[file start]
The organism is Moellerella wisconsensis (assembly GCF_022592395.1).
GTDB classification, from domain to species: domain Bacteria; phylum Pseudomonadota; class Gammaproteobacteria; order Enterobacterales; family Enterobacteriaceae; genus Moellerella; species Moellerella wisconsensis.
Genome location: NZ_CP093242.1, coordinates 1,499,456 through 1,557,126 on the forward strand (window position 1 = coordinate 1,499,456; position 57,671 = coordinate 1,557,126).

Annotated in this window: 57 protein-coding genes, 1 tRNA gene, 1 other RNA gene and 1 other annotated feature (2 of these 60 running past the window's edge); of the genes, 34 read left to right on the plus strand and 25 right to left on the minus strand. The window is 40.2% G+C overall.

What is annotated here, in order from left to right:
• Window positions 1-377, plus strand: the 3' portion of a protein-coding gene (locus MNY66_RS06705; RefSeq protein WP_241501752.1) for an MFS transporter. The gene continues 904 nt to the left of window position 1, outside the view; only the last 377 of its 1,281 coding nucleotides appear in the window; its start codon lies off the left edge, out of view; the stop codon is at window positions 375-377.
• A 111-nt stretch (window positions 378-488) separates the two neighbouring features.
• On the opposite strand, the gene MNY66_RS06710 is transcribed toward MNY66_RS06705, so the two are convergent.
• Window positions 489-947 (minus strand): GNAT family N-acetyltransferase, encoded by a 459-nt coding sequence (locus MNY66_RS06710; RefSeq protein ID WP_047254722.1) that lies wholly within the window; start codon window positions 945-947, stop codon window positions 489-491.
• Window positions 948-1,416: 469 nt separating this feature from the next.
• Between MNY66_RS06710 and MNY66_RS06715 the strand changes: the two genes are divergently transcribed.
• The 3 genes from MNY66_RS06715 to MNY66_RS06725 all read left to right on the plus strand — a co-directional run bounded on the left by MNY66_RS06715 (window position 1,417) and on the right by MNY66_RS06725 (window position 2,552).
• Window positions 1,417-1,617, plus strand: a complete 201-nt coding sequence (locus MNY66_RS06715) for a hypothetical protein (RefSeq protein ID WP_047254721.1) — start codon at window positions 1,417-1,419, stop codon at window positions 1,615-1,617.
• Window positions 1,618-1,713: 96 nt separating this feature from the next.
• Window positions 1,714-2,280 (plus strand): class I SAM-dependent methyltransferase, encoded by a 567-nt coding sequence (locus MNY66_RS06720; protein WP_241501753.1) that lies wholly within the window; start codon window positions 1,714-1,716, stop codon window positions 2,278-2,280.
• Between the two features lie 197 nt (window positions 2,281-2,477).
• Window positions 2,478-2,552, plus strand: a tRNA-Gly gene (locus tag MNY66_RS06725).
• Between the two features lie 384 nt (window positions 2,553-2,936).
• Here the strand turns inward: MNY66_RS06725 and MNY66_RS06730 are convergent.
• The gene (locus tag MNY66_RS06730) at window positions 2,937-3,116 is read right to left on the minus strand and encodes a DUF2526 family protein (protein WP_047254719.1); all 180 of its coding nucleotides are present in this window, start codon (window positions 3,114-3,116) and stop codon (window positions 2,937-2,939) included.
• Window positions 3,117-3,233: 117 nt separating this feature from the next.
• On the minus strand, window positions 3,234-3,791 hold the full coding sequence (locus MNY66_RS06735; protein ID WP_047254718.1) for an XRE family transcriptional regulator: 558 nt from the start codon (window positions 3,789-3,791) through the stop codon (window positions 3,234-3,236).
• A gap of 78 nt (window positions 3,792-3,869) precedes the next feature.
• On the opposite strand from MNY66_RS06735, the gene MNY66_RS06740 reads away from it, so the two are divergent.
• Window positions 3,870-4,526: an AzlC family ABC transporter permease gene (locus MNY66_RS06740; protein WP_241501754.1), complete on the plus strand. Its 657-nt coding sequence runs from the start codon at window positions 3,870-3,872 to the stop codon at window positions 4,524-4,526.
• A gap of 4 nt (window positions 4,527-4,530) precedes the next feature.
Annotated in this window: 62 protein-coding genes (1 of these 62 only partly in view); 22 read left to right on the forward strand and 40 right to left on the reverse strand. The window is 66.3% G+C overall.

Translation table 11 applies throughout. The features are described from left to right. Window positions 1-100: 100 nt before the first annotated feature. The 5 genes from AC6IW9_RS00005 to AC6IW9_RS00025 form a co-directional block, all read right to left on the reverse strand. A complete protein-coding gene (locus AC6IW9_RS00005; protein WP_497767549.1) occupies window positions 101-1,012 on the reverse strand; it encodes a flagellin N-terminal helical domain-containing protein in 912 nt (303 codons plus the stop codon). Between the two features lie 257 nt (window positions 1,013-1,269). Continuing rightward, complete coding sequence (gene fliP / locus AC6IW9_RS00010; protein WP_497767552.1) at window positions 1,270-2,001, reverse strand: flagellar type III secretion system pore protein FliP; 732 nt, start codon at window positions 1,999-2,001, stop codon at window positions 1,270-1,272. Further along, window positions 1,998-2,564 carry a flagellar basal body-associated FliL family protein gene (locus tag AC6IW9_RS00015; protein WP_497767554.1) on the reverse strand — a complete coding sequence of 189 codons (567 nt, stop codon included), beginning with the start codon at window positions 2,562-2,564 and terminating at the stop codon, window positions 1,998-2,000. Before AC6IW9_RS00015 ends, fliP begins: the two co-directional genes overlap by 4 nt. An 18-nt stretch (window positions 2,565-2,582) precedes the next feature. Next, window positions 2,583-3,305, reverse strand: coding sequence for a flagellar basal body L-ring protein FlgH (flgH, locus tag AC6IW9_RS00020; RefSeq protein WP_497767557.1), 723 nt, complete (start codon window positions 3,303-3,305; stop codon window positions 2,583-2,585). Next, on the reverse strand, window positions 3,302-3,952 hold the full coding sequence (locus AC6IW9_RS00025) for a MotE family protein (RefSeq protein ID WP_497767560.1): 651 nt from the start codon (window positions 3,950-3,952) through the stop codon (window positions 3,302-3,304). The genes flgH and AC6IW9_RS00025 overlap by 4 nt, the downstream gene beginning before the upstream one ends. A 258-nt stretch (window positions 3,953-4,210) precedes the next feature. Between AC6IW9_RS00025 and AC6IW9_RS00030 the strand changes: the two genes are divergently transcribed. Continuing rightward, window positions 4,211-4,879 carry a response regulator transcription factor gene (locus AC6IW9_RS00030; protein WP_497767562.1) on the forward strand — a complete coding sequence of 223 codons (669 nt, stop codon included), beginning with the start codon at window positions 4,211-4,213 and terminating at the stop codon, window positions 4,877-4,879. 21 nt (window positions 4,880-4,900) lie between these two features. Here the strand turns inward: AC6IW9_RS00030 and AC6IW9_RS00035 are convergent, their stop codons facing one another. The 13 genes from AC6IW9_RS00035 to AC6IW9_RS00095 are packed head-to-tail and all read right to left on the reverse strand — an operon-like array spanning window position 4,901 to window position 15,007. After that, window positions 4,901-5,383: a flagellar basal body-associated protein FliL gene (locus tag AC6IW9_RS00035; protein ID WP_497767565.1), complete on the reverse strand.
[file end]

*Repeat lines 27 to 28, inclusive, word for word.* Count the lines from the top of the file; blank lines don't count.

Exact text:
Annotated in this window: 62 protein-coding genes (1 of these 62 only partly in view); 22 read left to right on the forward strand and 40 right to left on the reverse strand. The window is 66.3% G+C overall.

Translation table 11 applies throughout. The features are described from left to right. Window positions 1-100: 100 nt before the first annotated feature. The 5 genes from AC6IW9_RS00005 to AC6IW9_RS00025 form a co-directional block, all read right to left on the reverse strand. A complete protein-coding gene (locus AC6IW9_RS00005; protein WP_497767549.1) occupies window positions 101-1,012 on the reverse strand; it encodes a flagellin N-terminal helical domain-containing protein in 912 nt (303 codons plus the stop codon). Between the two features lie 257 nt (window positions 1,013-1,269). Continuing rightward, complete coding sequence (gene fliP / locus AC6IW9_RS00010; protein WP_497767552.1) at window positions 1,270-2,001, reverse strand: flagellar type III secretion system pore protein FliP; 732 nt, start codon at window positions 1,999-2,001, stop codon at window positions 1,270-1,272. Further along, window positions 1,998-2,564 carry a flagellar basal body-associated FliL family protein gene (locus tag AC6IW9_RS00015; protein WP_497767554.1) on the reverse strand — a complete coding sequence of 189 codons (567 nt, stop codon included), beginning with the start codon at window positions 2,562-2,564 and terminating at the stop codon, window positions 1,998-2,000. Before AC6IW9_RS00015 ends, fliP begins: the two co-directional genes overlap by 4 nt. An 18-nt stretch (window positions 2,565-2,582) precedes the next feature. Next, window positions 2,583-3,305, reverse strand: coding sequence for a flagellar basal body L-ring protein FlgH (flgH, locus tag AC6IW9_RS00020; RefSeq protein WP_497767557.1), 723 nt, complete (start codon window positions 3,303-3,305; stop codon window positions 2,583-2,585). Next, on the reverse strand, window positions 3,302-3,952 hold the full coding sequence (locus AC6IW9_RS00025) for a MotE family protein (RefSeq protein ID WP_497767560.1): 651 nt from the start codon (window positions 3,950-3,952) through the stop codon (window positions 3,302-3,304). The genes flgH and AC6IW9_RS00025 overlap by 4 nt, the downstream gene beginning before the upstream one ends. A 258-nt stretch (window positions 3,953-4,210) precedes the next feature. Between AC6IW9_RS00025 and AC6IW9_RS00030 the strand changes: the two genes are divergently transcribed. Continuing rightward, window positions 4,211-4,879 carry a response regulator transcription factor gene (locus AC6IW9_RS00030; protein WP_497767562.1) on the forward strand — a complete coding sequence of 223 codons (669 nt, stop codon included), beginning with the start codon at window positions 4,211-4,213 and terminating at the stop codon, window positions 4,877-4,879. 21 nt (window positions 4,880-4,900) lie between these two features. Here the strand turns inward: AC6IW9_RS00030 and AC6IW9_RS00035 are convergent, their stop codons facing one another. The 13 genes from AC6IW9_RS00035 to AC6IW9_RS00095 are packed head-to-tail and all read right to left on the reverse strand — an operon-like array spanning window position 4,901 to window position 15,007. After that, window positions 4,901-5,383: a flagellar basal body-associated protein FliL gene (locus tag AC6IW9_RS00035; protein ID WP_497767565.1), complete on the reverse strand.